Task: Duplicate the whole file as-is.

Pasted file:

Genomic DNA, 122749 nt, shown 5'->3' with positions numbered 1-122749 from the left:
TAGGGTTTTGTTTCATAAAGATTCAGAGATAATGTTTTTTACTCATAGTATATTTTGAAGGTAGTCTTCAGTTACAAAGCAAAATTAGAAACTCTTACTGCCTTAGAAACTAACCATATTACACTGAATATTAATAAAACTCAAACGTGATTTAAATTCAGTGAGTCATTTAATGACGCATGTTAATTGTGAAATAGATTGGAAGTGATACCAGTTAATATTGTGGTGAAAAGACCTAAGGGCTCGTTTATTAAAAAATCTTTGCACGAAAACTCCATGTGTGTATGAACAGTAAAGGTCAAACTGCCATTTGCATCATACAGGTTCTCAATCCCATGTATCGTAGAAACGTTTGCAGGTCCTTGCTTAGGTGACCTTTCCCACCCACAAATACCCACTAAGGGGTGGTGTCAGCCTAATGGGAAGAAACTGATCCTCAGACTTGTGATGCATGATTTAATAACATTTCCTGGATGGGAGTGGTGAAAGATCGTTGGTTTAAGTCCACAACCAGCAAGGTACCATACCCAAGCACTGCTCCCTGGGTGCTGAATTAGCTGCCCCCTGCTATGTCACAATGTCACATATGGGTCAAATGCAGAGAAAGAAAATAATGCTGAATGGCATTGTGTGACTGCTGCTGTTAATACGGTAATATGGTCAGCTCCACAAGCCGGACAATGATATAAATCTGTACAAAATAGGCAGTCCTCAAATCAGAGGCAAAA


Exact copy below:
Genomic DNA, 122749 nt, shown 5'->3' with positions numbered 1-122749 from the left:
TAGGGTTTTGTTTCATAAAGATTCAGAGATAATGTTTTTTACTCATAGTATATTTTGAAGGTAGTCTTCAGTTACAAAGCAAAATTAGAAACTCTTACTGCCTTAGAAACTAACCATATTACACTGAATATTAATAAAACTCAAACGTGATTTAAATTCAGTGAGTCATTTAATGACGCATGTTAATTGTGAAATAGATTGGAAGTGATACCAGTTAATATTGTGGTGAAAAGACCTAAGGGCTCGTTTATTAAAAAATCTTTGCACGAAAACTCCATGTGTGTATGAACAGTAAAGGTCAAACTGCCATTTGCATCATACAGGTTCTCAATCCCATGTATCGTAGAAACGTTTGCAGGTCCTTGCTTAGGTGACCTTTCCCACCCACAAATACCCACTAAGGGGTGGTGTCAGCCTAATGGGAAGAAACTGATCCTCAGACTTGTGATGCATGATTTAATAACATTTCCTGGATGGGAGTGGTGAAAGATCGTTGGTTTAAGTCCACAACCAGCAAGGTACCATACCCAAGCACTGCTCCCTGGGTGCTGAATTAGCTGCCCCCTGCTATGTCACAATGTCACATATGGGTCAAATGCAGAGAAAGAAAATAATGCTGAATGGCATTGTGTGACTGCTGCTGTTAATACGGTAATATGGTCAGCTCCACAAGCCGGACAATGATATAAATCTGTACAAAATAGGCAGTCCTCAAATCAGAGGCAAAA